favorite part of this Lakeland memory. The best part
was walking down to
Police Department to pick up my parking
There was no gate and we didn’t have hang tags
back in 1984 – we were issued little plastic
windshield stickers instead that authorized us to park
in the Faculty/Staff lot. The sticker included the
college name and a serial number and the words “Faculty/Staff.”
I smiled the entire way to
and from the dispatcher’s
window. You see, that sticker meant more than being
able to find an easy parking spot each morning. The
parking sticker, with all of the privileges attached
to it, was proof I was “good enough” to
work at a place like Lakeland.
I was thrilled to put that
sticker on my old 1972 Plymouth Duster. I sat in
my car at lunch on the first
day of my new job and spent the entire hour looking
at the sticker prominently displayed on that old car’s
windshield. I couldn’t believe that I was actually
a member of the “Faculty/Staff” of “Lakeland
It was one of the proudest moments of my life.
Executive in Residence
Lakeland Community College
most enduring memories of Lakeland revolve around
the taped interviews we have done with candidates for
office, which are shown on the college's cable network
and are also provided without charge to other cable
systems in the area.
We began taping the interviews in a conference room
at The News-Herald in 1982. They were amateurish in
nature. We had little clue as to what we were doing.
But the public loved them. Beginning in 1984 and every
year since then we have taped them in the TV studio
at Lakeland. To say they are now more professionally
done would be the understatement of the millennium.
Each even-numbered year we interview every candidate
on the ballot in Lake County. This can add up to 30
or more interviews. In odd-numbered years, such as
2007, we do a select number of local races. This year
we did eight. I have always been one of the interviewers
and in each interview someone from The News-Herald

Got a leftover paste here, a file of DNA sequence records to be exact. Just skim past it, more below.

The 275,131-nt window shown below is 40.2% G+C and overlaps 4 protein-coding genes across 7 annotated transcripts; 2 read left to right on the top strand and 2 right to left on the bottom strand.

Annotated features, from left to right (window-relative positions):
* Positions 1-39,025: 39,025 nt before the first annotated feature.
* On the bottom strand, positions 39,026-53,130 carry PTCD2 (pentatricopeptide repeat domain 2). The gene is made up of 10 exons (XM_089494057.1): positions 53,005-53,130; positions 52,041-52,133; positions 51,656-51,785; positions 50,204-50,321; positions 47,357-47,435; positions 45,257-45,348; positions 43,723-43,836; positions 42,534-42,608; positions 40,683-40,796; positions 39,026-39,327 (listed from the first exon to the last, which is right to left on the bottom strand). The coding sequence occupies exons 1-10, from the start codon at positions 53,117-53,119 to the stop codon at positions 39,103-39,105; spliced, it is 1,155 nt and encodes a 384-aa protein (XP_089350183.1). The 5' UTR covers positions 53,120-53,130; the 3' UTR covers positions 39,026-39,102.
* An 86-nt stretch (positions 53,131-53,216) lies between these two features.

sits in with me as a co-host.
The first interviews at the college were done in the
old TV studio on the third floor. The studio has since
been moved to the second floor, where with the help
of such professionals as Sam Pastorial and Phil Boyle,
we are able to produce high-quality, first-rate interviews.
At one time, several years ago, Jeff Maynor, now a
highly regarded newsman at Channel 3, was on the Lakeland
staff. He gave us a number of pointers that made our
presentations much better and gave them a more professional
Over the years, we have interviewed every candidate
(except for President of the United States) who has
appeared on the ballot in Lake County. This includes
governers, U.S. senators, every holder of statewide
office, Ohio Supreme Court justices, Appeals Court
judges and all others.
Such dignitaries as Dick Celeste, George Voinovich,
Bob Taft, John Glenn, Ted Strickland,Dennis Eckart,
Steve LaTourette, Sherrod Brown and every sheriff,
county commissioner and other candidate who has held
office -- or even has been an also-ran -- has graced
our studios at Lakeland Community.
This brings a great deal of credit to both the college
and the newspaper. People look forward eagerly to watching
the interviews. And we take a one-minute break in each
interview to insert a commercial for the college.
I look upon these interviews
as a great public service provided by the college,
and another reason why we
value "Community" as our middle name.
Thanks for listening.